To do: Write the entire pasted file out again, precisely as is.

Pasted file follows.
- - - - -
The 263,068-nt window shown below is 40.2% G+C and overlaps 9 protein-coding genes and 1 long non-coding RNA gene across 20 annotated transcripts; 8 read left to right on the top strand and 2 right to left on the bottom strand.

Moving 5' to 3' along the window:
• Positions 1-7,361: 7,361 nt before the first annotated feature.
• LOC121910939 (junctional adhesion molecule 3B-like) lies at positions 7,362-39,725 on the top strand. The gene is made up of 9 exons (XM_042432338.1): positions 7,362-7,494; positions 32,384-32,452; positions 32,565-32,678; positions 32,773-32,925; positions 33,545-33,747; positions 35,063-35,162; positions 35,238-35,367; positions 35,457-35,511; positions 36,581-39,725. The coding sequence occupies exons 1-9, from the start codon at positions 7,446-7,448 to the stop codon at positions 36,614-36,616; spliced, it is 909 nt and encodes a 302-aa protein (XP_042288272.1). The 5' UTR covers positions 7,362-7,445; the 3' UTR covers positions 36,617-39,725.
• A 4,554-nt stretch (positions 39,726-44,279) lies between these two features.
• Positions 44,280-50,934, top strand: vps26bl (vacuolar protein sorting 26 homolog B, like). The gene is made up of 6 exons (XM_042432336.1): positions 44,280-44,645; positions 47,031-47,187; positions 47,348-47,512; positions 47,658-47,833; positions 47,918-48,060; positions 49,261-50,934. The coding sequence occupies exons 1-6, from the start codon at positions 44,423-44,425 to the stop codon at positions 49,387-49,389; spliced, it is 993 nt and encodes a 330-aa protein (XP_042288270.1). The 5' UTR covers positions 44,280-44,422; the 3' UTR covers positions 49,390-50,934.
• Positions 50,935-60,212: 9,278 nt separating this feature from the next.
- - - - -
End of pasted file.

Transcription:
The 263,068-nt window shown below is 40.2% G+C and overlaps 9 protein-coding genes and 1 long non-coding RNA gene across 20 annotated transcripts; 8 read left to right on the top strand and 2 right to left on the bottom strand.

Moving 5' to 3' along the window:
• Positions 1-7,361: 7,361 nt before the first annotated feature.
• LOC121910939 (junctional adhesion molecule 3B-like) lies at positions 7,362-39,725 on the top strand. The gene is made up of 9 exons (XM_042432338.1): positions 7,362-7,494; positions 32,384-32,452; positions 32,565-32,678; positions 32,773-32,925; positions 33,545-33,747; positions 35,063-35,162; positions 35,238-35,367; positions 35,457-35,511; positions 36,581-39,725. The coding sequence occupies exons 1-9, from the start codon at positions 7,446-7,448 to the stop codon at positions 36,614-36,616; spliced, it is 909 nt and encodes a 302-aa protein (XP_042288272.1). The 5' UTR covers positions 7,362-7,445; the 3' UTR covers positions 36,617-39,725.
• A 4,554-nt stretch (positions 39,726-44,279) lies between these two features.
• Positions 44,280-50,934, top strand: vps26bl (vacuolar protein sorting 26 homolog B, like). The gene is made up of 6 exons (XM_042432336.1): positions 44,280-44,645; positions 47,031-47,187; positions 47,348-47,512; positions 47,658-47,833; positions 47,918-48,060; positions 49,261-50,934. The coding sequence occupies exons 1-6, from the start codon at positions 44,423-44,425 to the stop codon at positions 49,387-49,389; spliced, it is 993 nt and encodes a 330-aa protein (XP_042288270.1). The 5' UTR covers positions 44,280-44,422; the 3' UTR covers positions 49,390-50,934.
• Positions 50,935-60,212: 9,278 nt separating this feature from the next.